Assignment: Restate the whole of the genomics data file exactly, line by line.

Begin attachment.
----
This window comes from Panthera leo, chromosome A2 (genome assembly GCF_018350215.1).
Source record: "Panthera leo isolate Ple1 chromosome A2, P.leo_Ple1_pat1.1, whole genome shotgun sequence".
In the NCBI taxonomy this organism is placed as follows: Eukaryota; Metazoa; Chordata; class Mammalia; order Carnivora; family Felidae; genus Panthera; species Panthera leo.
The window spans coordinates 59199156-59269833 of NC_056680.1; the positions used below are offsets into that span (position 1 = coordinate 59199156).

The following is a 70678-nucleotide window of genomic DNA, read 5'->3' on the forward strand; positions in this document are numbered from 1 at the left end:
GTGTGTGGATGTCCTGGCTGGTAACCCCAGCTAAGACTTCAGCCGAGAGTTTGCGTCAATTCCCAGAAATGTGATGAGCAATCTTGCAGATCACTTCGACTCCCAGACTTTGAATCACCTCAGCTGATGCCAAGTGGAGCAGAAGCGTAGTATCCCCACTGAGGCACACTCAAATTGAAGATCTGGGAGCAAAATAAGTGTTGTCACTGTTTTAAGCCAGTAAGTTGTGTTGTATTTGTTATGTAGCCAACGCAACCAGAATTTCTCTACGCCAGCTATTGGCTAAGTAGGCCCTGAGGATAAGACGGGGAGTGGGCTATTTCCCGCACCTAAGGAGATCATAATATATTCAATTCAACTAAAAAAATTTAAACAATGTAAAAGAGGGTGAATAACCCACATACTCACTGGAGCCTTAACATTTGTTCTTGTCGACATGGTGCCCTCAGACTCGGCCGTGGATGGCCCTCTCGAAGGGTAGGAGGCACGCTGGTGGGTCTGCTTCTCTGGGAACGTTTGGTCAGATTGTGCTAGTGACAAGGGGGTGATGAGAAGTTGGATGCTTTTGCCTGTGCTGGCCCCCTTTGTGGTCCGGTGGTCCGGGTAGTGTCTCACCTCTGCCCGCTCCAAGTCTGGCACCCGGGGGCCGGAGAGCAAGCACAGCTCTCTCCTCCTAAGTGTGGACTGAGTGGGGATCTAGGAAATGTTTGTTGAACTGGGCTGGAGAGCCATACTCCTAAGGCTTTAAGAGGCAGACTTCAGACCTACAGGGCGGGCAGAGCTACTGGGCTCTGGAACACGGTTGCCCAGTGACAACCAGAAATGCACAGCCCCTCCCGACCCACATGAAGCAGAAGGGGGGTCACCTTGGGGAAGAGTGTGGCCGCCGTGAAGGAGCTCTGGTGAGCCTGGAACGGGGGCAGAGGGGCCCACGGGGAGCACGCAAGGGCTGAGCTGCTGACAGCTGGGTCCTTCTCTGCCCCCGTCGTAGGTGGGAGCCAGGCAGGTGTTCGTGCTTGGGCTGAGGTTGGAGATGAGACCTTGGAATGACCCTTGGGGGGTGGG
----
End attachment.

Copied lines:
This window comes from Panthera leo, chromosome A2 (genome assembly GCF_018350215.1).
Source record: "Panthera leo isolate Ple1 chromosome A2, P.leo_Ple1_pat1.1, whole genome shotgun sequence".
In the NCBI taxonomy this organism is placed as follows: Eukaryota; Metazoa; Chordata; class Mammalia; order Carnivora; family Felidae; genus Panthera; species Panthera leo.
The window spans coordinates 59199156-59269833 of NC_056680.1; the positions used below are offsets into that span (position 1 = coordinate 59199156).

The following is a 70678-nucleotide window of genomic DNA, read 5'->3' on the forward strand; positions in this document are numbered from 1 at the left end:
GTGTGTGGATGTCCTGGCTGGTAACCCCAGCTAAGACTTCAGCCGAGAGTTTGCGTCAATTCCCAGAAATGTGATGAGCAATCTTGCAGATCACTTCGACTCCCAGACTTTGAATCACCTCAGCTGATGCCAAGTGGAGCAGAAGCGTAGTATCCCCACTGAGGCACACTCAAATTGAAGATCTGGGAGCAAAATAAGTGTTGTCACTGTTTTAAGCCAGTAAGTTGTGTTGTATTTGTTATGTAGCCAACGCAACCAGAATTTCTCTACGCCAGCTATTGGCTAAGTAGGCCCTGAGGATAAGACGGGGAGTGGGCTATTTCCCGCACCTAAGGAGATCATAATATATTCAATTCAACTAAAAAAATTTAAACAATGTAAAAGAGGGTGAATAACCCACATACTCACTGGAGCCTTAACATTTGTTCTTGTCGACATGGTGCCCTCAGACTCGGCCGTGGATGGCCCTCTCGAAGGGTAGGAGGCACGCTGGTGGGTCTGCTTCTCTGGGAACGTTTGGTCAGATTGTGCTAGTGACAAGGGGGTGATGAGAAGTTGGATGCTTTTGCCTGTGCTGGCCCCCTTTGTGGTCCGGTGGTCCGGGTAGTGTCTCACCTCTGCCCGCTCCAAGTCTGGCACCCGGGGGCCGGAGAGCAAGCACAGCTCTCTCCTCCTAAGTGTGGACTGAGTGGGGATCTAGGAAATGTTTGTTGAACTGGGCTGGAGAGCCATACTCCTAAGGCTTTAAGAGGCAGACTTCAGACCTACAGGGCGGGCAGAGCTACTGGGCTCTGGAACACGGTTGCCCAGTGACAACCAGAAATGCACAGCCCCTCCCGACCCACATGAAGCAGAAGGGGGGTCACCTTGGGGAAGAGTGTGGCCGCCGTGAAGGAGCTCTGGTGAGCCTGGAACGGGGGCAGAGGGGCCCACGGGGAGCACGCAAGGGCTGAGCTGCTGACAGCTGGGTCCTTCTCTGCCCCCGTCGTAGGTGGGAGCCAGGCAGGTGTTCGTGCTTGGGCTGAGGTTGGAGATGAGACCTTGGAATGACCCTTGGGGGGTGGG